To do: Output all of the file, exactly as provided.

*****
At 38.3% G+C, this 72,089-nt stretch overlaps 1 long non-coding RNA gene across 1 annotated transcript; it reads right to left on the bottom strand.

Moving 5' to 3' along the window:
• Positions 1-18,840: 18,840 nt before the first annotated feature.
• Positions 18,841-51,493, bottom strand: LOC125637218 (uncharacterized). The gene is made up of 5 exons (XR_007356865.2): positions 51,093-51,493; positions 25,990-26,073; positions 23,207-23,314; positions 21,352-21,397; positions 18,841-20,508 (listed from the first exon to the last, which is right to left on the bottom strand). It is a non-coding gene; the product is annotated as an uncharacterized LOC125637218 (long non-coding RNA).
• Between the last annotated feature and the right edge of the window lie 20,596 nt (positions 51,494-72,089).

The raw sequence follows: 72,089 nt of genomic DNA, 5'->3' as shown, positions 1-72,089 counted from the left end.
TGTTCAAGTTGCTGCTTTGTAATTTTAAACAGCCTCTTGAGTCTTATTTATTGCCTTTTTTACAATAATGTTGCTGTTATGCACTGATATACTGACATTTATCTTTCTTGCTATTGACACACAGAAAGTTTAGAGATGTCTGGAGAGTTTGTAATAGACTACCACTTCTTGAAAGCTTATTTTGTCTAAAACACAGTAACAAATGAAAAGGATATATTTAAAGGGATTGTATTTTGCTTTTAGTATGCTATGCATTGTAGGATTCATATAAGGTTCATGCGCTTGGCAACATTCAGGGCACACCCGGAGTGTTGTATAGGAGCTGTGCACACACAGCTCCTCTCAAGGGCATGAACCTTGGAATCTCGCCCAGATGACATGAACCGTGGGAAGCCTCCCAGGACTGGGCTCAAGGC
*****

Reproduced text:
At 38.3% G+C, this 72,089-nt stretch overlaps 1 long non-coding RNA gene across 1 annotated transcript; it reads right to left on the bottom strand.

Moving 5' to 3' along the window:
• Positions 1-18,840: 18,840 nt before the first annotated feature.
• Positions 18,841-51,493, bottom strand: LOC125637218 (uncharacterized). The gene is made up of 5 exons (XR_007356865.2): positions 51,093-51,493; positions 25,990-26,073; positions 23,207-23,314; positions 21,352-21,397; positions 18,841-20,508 (listed from the first exon to the last, which is right to left on the bottom strand). It is a non-coding gene; the product is annotated as an uncharacterized LOC125637218 (long non-coding RNA).
• Between the last annotated feature and the right edge of the window lie 20,596 nt (positions 51,494-72,089).

The raw sequence follows: 72,089 nt of genomic DNA, 5'->3' as shown, positions 1-72,089 counted from the left end.
TGTTCAAGTTGCTGCTTTGTAATTTTAAACAGCCTCTTGAGTCTTATTTATTGCCTTTTTTACAATAATGTTGCTGTTATGCACTGATATACTGACATTTATCTTTCTTGCTATTGACACACAGAAAGTTTAGAGATGTCTGGAGAGTTTGTAATAGACTACCACTTCTTGAAAGCTTATTTTGTCTAAAACACAGTAACAAATGAAAAGGATATATTTAAAGGGATTGTATTTTGCTTTTAGTATGCTATGCATTGTAGGATTCATATAAGGTTCATGCGCTTGGCAACATTCAGGGCACACCCGGAGTGTTGTATAGGAGCTGTGCACACACAGCTCCTCTCAAGGGCATGAACCTTGGAATCTCGCCCAGATGACATGAACCGTGGGAAGCCTCCCAGGACTGGGCTCAAGGC